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Like Dorado, my dad had a massive stroke at age 59 and lived until he was 82, for the most part as a dependent invalid. He did not tell anyone about the symptoms and his treatment was delayed for many hours. Back then, tPA was not a therapy and he only recovered minimal function and subsequent TIAs and finally creeping Alzheimer’s killed him 23 years later.  

Some strokes don’t respond to tPA but many do and it’s imperative to start the treatment within 3 hours. Don’t ignore the symptoms. Ever. The rest of your life can depend on it. With a family history, I see a cardiologist every 6 months, have echos and stress tests when he wants me to and follow his guidance.  

P Wop. Happy you are still with us and best for a solid recovery. 

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4 minutes ago, P_Wop said:

Yes, this is right.  I hadn't had a cholesterol test for some time, and was appalled to discover that levels are very high.  Also blood pressure.  Thankfully both of these can be, and are being treated.  Also my alcohol consumption has been radically modified, as has the diet.  

Keep an eye on these things, especially as you age.

As my late old man, who was a prominent surgeon in the UK, used to say, "By the time a man is 45 he's either his own doctor, or a fool."

The Medics are good at keeping you alive J, but for repair support, both Cardiovascular and Brain, find a Chiropractor or Naturopath who are into Functional Medicine, they are light years ahead.

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1 hour ago, bacq2bacq said:

I should also be less flippant.  Clearly this is serious.

If you have a situation in which you need to retrain some neurons, I highly recommend you read Doidge, if only for inspiration.

I do some work for a company that makes electronic eyewear to assist the visually-impaired.  Can you briefly describe your vision-loss characteristic?

I hope you have someone who you think "gets it" as far as care and recovery.  Neuro-plasticity is real.

Thanks for this.  Well received.  I will push for the best advice I can find.

I had no idea there was a possible assistance for this sort of impairment.  Since the part of the occipital lobe tissue running the right eye is pretty well toast at this point, I don't understand how external assistance is possible.  But if so, great!  Pretty girls on BOTH sides!

There's essentially two or three blank places from about 40° from center to the right, but just in the vertical middle.  Top and very bottom are reasonably OK, with some small holes.  

Any ideas gratefully received.

And I was being flippant too.  It's part of my nature.  I've been struggling with a much larger medical issue for two years, and this seemed to be another issue on top.  Oh heck.

Onwards!

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Timely advice, best wishes for a full and speedy recovery Jer.  You are needed around here. And on the IBNA FB page.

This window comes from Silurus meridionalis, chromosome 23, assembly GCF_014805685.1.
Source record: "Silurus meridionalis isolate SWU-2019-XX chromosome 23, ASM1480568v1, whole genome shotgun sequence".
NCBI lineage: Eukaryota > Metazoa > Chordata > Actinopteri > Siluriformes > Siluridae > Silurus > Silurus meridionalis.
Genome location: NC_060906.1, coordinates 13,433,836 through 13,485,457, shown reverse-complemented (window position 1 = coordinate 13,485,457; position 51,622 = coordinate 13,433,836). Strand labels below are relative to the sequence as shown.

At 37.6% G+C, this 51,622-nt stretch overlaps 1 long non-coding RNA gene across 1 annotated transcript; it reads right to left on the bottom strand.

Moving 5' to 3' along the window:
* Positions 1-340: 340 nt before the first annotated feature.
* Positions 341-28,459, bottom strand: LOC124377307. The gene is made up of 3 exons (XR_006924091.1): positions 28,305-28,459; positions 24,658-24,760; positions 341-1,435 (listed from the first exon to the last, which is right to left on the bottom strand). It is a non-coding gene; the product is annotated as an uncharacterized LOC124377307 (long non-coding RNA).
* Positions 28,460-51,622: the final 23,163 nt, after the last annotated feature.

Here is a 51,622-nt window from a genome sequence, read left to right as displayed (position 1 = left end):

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1 minute ago, SPORTSCAR said:

Timely advice, best wishes for a full and speedy recovery Jer.  You are needed around here. And on the IBNA FB page.

Thanks, mate.  Let's go sailing!

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2 minutes ago, P_Wop said:

Thanks, mate.  Let's go sailing!

Absolutely, the best cure for all known ailments!

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Happened to me in 2011. Heart attack in the morning, CVA (stroke) a few hours later. Both caused by an underlying congenital heart condition (HCOM) which I never knew I had. At the time I was dysphasic and hemiplegic (right side, left hemisphere stoke) Lots of PT and OT later I'm 95% recovered, can walk well, but some weakness and loss of some feeling in my right arm that I doubt will ever get better and the biggest issue I still have is some dysphasia, I loose words when I speak and I'm dyslexic, I can't spell to save my life (thanks spell check) and I mix up words when I write things, and I cannot read aloud, the connection between eyes, Brian and mouth is gone. I also transpose numbers and have issues with remembering telephone numbers, passwords etc. All in all, I count myself lucky, it could have been worse. The brain is very elastic, functions get moved around and I hope your function improved quickly. There is a new treatment involving Embrel Injections that is supposed to speed up recovery. Look it up, I don't think it's mainstream yet, but if it was around in my case I would have tried it. 

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Firstly welcome back from the edge of never and into the club.  Stress is a killer and as you are already on the path to dropping your cholesterol and BP I am hopeful that you are also being careful to filter what stimulus comes in to trigger and feed the stress.  Learn to manage it quickly.  Hypnosis has been remarkable for me.  Glad to expand by PM or phone if you would like. 

Also, since you are located in the land of probably much better docs than here, shop them and find a team who are more than trained monkeys writing prescriptions and overcharging your insurance.  Get referrals and be particular about diagnoses and recommendations.